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Saturday, September 13, 2008

The TV Sitcom...There have been some classics over the years...
For those who aren't sure what they are:

A sitcom ("sit-com", "sit com") or, to give it it's full name, situation comedy is a genre of comedy performance in which recurring characters take part in humorous story lines centred on a common environment, such as a family home or workplace. Sitcoms were originally devised for the radio but today are typically found on television.

Who can forget "Fawlty Towers". Well, actually, most students have probably never seen it, as it was made before they were born, and how many of us watch TV programmes that were made before we were born ?

The 'golden age' of sit coms was probably about my youth: the late 70s, early 80s - unless you think otherwise of course. What would be the classics ?

"Terry and June" (perhaps not)
"Porridge"
"The Good Life"
"Only Fools and Horses"
"Rising Damp"

How do modern sit coms tackle modern "geographical" themes ?
Extended or changed family structures ?
Immigration ?

Would we see a modern remake of Mind your Language or Love they Neighbour, and a latter day Alf Garnett ?

It's possible with the modern trend for sharing to see clips of most of these programmes, and even entire episodes split into "YouTube friendly" 10 minute chunks...
My interest was started by an article in The Times - link to read it here....
It talked about a remake of the classic Rising Damp, which featured Don Warrington (interesting to see that he is now in this year's 'Strictly Come Dancing' line-up...)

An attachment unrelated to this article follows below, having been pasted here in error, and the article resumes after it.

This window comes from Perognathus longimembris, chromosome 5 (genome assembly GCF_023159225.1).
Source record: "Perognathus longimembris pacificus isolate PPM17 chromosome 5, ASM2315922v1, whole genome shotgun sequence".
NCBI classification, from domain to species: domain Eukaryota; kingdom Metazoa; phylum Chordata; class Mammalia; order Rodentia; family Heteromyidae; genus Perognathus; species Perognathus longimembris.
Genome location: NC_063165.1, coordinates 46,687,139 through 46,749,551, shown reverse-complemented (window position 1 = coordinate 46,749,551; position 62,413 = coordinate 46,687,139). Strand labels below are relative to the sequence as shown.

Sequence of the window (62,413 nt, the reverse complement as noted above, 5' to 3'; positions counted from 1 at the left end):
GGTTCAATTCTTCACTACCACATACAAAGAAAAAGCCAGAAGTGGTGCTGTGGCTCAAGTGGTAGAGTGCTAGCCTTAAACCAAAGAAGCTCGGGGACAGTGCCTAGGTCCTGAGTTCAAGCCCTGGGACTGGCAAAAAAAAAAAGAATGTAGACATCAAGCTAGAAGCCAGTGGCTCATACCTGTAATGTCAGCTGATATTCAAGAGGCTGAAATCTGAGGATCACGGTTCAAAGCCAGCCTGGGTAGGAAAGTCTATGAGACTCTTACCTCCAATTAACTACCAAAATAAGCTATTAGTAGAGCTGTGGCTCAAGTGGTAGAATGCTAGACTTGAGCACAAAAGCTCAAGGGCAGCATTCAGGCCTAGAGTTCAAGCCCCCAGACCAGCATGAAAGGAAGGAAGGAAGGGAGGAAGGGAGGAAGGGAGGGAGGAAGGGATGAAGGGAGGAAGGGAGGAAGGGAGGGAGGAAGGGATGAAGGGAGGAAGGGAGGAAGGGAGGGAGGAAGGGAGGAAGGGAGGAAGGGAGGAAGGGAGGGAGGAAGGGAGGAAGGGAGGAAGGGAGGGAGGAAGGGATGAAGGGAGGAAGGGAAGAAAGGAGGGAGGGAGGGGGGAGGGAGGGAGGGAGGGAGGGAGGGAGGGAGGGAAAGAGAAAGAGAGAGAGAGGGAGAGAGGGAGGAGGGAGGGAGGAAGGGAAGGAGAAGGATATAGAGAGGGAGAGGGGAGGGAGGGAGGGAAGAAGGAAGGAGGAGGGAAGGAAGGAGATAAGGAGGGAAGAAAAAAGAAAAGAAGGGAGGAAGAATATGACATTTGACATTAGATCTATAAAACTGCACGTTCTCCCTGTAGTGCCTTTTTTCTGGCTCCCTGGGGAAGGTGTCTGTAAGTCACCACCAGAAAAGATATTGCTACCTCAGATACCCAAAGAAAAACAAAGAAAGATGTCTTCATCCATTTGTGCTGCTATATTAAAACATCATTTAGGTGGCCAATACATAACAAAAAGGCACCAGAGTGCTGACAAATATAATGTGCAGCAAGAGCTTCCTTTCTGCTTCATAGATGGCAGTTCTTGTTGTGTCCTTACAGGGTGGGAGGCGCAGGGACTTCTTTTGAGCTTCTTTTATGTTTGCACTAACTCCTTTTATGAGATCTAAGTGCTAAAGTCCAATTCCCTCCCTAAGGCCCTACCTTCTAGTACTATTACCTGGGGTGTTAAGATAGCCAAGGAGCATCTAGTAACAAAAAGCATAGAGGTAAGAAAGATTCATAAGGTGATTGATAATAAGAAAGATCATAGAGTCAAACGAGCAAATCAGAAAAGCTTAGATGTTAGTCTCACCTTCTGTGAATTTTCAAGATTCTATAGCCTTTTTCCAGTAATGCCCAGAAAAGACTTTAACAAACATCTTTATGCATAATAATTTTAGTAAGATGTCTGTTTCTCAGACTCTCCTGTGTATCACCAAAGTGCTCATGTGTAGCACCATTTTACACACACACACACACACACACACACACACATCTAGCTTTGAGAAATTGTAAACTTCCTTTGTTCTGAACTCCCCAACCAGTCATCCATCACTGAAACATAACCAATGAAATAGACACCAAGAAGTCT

It's set to be written by Simon Nye, who wrote "Men Behaving Badly".

The series coincides with “room for rent” websites recording a big rise in advertisements over the past year as homeowners seek to offset living costs and first-time buyers find themselves priced out of market. Rigsby’s unlucky tenants were often students. Today lodgers are more likely to be migrant workers or young professionals saving to get on the property ladder.

The “guests” at the rundown North London establishment, the setting for In My Country, reflect Britain’s changing migration patterns. There are Polish workers on 18-hour shifts who fall asleep in a pile, a Kosovan refugee and an ex-Thai bride. Their “leader” is Navid, an Iranian immigrant down on his luck, played by the stand-up comedian Omid Djalili, who also contributed material to the series.

In My Country stars the comic Stephen K. Amos, playing Johnny, a Nigerian immigrant newly arrived in Britain, who wants to get ahead.

The executive producer of the show said:

We want to recreate a classic sitcom format but crucially as a take on 21st-century Britain. We are speaking to the immigration authorities to get real stories into the comedy.

What other geographical themes / connections can you think of ?

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